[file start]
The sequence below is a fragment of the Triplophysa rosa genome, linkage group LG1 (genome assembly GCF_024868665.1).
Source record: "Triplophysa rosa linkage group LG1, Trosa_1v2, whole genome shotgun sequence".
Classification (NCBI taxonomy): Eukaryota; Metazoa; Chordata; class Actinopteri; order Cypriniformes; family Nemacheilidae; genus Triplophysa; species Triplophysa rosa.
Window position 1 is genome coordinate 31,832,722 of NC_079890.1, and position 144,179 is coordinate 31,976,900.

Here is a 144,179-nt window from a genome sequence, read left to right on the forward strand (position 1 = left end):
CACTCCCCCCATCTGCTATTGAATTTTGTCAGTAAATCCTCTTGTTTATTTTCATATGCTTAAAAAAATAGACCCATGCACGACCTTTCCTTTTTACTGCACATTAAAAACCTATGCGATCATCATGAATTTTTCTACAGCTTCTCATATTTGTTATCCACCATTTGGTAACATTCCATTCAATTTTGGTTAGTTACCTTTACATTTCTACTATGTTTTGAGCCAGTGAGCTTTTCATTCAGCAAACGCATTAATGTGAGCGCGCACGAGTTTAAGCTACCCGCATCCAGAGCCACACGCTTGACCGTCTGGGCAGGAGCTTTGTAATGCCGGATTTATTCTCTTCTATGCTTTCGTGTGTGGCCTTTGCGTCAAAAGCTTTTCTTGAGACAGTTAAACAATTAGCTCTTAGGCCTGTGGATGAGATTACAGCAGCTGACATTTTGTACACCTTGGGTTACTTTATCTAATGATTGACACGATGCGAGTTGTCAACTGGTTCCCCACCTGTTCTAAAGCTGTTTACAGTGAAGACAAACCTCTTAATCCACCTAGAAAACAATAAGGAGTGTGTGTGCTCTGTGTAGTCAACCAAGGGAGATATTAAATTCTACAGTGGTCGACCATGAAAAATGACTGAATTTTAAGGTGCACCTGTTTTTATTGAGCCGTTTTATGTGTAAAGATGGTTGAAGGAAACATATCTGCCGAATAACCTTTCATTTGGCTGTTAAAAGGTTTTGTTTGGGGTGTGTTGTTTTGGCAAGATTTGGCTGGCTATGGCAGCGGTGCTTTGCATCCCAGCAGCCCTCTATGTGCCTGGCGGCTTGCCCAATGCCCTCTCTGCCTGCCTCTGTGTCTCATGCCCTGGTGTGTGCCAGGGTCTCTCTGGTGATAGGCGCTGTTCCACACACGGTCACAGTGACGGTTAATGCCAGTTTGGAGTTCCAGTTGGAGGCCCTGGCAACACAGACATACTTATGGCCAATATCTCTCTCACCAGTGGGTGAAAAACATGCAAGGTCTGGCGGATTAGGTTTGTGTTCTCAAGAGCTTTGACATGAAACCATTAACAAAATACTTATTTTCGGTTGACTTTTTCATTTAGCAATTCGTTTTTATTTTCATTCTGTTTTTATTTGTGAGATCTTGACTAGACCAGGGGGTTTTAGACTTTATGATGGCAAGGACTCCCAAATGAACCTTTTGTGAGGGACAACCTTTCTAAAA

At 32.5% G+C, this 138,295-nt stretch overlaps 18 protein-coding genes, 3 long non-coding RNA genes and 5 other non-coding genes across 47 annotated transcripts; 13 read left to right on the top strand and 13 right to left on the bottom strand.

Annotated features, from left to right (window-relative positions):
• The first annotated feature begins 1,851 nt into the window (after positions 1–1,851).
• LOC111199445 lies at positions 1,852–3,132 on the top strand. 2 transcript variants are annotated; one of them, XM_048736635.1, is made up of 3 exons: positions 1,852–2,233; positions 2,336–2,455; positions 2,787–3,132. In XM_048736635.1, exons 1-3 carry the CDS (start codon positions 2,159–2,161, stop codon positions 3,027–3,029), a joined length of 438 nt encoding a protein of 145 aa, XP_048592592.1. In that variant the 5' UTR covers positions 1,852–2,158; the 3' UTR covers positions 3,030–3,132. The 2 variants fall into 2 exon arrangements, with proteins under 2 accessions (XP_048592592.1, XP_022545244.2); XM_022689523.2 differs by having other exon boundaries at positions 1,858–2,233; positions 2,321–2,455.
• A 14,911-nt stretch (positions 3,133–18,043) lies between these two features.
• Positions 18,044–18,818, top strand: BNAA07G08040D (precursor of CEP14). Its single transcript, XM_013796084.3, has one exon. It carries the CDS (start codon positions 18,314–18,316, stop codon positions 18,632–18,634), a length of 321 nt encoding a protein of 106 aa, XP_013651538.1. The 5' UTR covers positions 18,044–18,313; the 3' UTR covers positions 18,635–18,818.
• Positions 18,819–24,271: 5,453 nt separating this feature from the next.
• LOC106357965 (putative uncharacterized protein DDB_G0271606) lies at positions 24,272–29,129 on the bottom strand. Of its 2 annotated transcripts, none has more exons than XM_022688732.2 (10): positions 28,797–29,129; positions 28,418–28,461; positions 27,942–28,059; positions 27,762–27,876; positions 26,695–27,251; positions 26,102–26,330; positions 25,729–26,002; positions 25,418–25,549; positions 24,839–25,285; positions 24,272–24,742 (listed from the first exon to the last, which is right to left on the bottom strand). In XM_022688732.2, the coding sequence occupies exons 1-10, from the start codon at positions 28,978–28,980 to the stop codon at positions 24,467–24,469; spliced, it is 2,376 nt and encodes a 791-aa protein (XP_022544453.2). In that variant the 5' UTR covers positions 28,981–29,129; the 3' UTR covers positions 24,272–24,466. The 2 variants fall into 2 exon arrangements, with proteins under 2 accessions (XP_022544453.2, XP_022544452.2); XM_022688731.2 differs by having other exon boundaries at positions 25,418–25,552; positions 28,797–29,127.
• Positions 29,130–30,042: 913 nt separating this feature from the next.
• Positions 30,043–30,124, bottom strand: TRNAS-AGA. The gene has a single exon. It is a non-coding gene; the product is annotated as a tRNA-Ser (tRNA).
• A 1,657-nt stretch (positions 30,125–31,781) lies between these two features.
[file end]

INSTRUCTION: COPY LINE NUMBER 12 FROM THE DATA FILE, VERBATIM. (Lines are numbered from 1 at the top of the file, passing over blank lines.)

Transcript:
• Positions 18,044–18,818, top strand: BNAA07G08040D (precursor of CEP14). Its single transcript, XM_013796084.3, has one exon. It carries the CDS (start codon positions 18,314–18,316, stop codon positions 18,632–18,634), a length of 321 nt encoding a protein of 106 aa, XP_013651538.1. The 5' UTR covers positions 18,044–18,313; the 3' UTR covers positions 18,635–18,818.